It’s a common quandary for entrepreneurs starting a new business. Do I register as a sole trader or create a limited company? The best option will depend on the type of business you’re starting, the scale and how you want to operate on a financial level.
According to Merchant Savvy, there are 5.7 million small businesses operating in the UK in 2021 – all of which with 49 employes or less, operating as either sole traders, limited companies or partnerships.
There’s no one right answer, as each business has different needs.
It’s important to understand that your choice will affect all aspects of your business, from tax and earnings to legal responsibilities. There’s no one right answer for which option is best, as each business has different wants and needs.
We’ve put together this guide to give you a brief overview of the difference between being a sole trader and a limited company, and hopefully help you make that all important decision.
What is a sole trader?
Being a sole trader means you’re self-employed and the sole owner of the business. From a legal point of view, you and your business are the same entity. That means any debt or legal claims will be made against you as an individual, not your business.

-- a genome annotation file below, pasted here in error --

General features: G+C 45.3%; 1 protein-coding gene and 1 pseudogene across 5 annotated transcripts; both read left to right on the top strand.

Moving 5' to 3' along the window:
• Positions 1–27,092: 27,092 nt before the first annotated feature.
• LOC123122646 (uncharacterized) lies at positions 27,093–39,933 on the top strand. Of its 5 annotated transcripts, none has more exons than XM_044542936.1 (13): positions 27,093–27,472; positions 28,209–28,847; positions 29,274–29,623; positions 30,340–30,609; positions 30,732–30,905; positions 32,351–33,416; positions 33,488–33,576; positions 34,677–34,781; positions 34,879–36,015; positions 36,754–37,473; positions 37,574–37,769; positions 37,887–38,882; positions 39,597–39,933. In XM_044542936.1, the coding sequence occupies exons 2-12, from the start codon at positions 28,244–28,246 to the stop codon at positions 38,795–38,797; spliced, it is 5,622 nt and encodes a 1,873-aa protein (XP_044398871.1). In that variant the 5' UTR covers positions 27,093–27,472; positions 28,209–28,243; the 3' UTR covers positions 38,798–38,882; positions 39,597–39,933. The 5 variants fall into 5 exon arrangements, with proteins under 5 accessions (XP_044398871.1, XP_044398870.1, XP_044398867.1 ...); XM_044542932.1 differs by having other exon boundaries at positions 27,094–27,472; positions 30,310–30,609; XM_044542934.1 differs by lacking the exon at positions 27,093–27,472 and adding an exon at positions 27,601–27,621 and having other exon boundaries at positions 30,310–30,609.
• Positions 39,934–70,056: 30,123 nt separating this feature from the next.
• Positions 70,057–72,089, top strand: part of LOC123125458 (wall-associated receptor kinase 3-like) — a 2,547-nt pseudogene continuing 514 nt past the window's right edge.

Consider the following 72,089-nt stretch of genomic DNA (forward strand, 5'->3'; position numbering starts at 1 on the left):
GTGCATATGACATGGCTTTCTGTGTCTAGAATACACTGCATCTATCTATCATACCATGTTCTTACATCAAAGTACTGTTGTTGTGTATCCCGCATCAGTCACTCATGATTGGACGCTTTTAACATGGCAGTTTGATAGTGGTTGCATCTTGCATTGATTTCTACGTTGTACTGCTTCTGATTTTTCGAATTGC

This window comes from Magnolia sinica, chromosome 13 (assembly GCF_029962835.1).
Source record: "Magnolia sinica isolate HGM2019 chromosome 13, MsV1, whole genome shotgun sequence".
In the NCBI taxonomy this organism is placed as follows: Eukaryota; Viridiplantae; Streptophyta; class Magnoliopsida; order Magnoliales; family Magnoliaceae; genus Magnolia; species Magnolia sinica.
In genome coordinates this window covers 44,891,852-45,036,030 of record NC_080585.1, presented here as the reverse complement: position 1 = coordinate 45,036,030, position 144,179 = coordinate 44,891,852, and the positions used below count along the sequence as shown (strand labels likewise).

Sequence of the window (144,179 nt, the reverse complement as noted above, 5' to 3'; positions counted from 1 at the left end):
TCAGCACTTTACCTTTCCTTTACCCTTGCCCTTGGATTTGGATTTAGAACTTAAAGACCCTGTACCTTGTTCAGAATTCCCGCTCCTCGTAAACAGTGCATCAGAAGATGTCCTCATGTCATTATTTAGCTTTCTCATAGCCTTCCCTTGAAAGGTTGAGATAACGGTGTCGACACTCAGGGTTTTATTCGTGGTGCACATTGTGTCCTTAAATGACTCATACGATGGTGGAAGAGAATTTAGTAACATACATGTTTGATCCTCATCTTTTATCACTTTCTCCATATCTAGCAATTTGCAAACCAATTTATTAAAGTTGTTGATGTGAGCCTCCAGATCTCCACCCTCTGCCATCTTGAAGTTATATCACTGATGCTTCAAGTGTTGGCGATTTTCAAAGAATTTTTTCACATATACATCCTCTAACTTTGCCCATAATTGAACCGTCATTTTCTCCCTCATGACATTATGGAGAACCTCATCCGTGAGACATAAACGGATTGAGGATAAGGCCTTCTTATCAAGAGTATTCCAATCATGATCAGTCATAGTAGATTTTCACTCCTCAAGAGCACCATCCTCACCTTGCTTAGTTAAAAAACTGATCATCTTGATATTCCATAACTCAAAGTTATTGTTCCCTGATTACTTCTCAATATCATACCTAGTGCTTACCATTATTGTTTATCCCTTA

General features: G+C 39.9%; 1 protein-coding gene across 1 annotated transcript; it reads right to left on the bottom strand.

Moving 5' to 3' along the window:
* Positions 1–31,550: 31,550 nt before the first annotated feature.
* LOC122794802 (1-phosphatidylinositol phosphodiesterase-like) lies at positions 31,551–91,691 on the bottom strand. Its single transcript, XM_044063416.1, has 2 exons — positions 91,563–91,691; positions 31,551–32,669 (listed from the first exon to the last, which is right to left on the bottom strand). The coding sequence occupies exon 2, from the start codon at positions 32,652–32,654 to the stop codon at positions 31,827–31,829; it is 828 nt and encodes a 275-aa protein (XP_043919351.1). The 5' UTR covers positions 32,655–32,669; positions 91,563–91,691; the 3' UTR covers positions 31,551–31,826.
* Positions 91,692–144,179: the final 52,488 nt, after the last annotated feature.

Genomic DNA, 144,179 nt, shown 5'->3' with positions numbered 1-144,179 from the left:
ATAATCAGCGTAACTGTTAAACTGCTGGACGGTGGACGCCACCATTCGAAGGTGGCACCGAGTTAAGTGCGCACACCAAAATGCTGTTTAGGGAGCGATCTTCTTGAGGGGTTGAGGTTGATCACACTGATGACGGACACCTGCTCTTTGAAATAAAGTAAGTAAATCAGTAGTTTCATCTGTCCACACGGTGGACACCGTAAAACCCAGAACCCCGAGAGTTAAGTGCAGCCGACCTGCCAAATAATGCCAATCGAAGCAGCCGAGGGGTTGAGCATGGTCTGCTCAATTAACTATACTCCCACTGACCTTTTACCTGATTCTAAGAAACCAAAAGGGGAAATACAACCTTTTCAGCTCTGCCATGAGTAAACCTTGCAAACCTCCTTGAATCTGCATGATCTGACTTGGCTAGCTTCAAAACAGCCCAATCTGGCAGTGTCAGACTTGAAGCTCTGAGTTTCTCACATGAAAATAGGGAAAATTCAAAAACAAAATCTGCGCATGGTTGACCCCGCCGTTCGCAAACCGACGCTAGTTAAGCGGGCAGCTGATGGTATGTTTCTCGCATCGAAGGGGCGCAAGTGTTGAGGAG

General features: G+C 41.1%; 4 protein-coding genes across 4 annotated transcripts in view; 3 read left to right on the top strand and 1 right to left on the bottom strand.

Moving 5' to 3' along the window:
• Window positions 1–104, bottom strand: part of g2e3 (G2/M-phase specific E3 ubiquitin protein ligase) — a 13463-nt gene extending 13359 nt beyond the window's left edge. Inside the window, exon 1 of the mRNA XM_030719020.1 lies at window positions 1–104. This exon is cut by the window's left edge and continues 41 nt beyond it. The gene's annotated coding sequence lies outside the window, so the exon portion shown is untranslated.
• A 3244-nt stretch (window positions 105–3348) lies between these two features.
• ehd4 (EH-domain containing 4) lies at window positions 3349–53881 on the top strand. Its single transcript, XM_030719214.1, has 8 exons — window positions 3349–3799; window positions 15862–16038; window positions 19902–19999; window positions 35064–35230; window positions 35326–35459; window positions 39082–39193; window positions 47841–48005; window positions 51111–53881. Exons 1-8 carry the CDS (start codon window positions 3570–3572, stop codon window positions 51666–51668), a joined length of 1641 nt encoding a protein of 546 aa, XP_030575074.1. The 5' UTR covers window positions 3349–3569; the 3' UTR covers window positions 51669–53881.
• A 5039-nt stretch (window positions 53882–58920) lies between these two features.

Setting yourself up is quick, easy and free. As a sole trader you will:
- Register online and can start trading immediately.
- Need to keep records of your sales and expenses.
- Submit a self-assessment tax return each year.
- Pay Income Tax on your profits and Class 2 and Class 4 National Insurance contributions.
- Won’t need to register for VAT unless your turnover is more than £85,000 (though you can voluntarily register if you want to be able to reclaim VAT).
Note for non-UK nationals: You’ll need to apply for a National Insurance number if you’re moving to the UK to set up a business.
Find out more about setting yourself as a sole trader.
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What is a limited company?
The key difference of a limited company is that it is a separate legal entity. That means that you (and other Directors or shareholders) and your business are completely separate. Any debt or legal claims are made against the company, not you.
As part of setting up and running a limited company you will need to:
- Name the company
- Nominate at least one Company Director
- Have at least one shareholder (who can also be a director)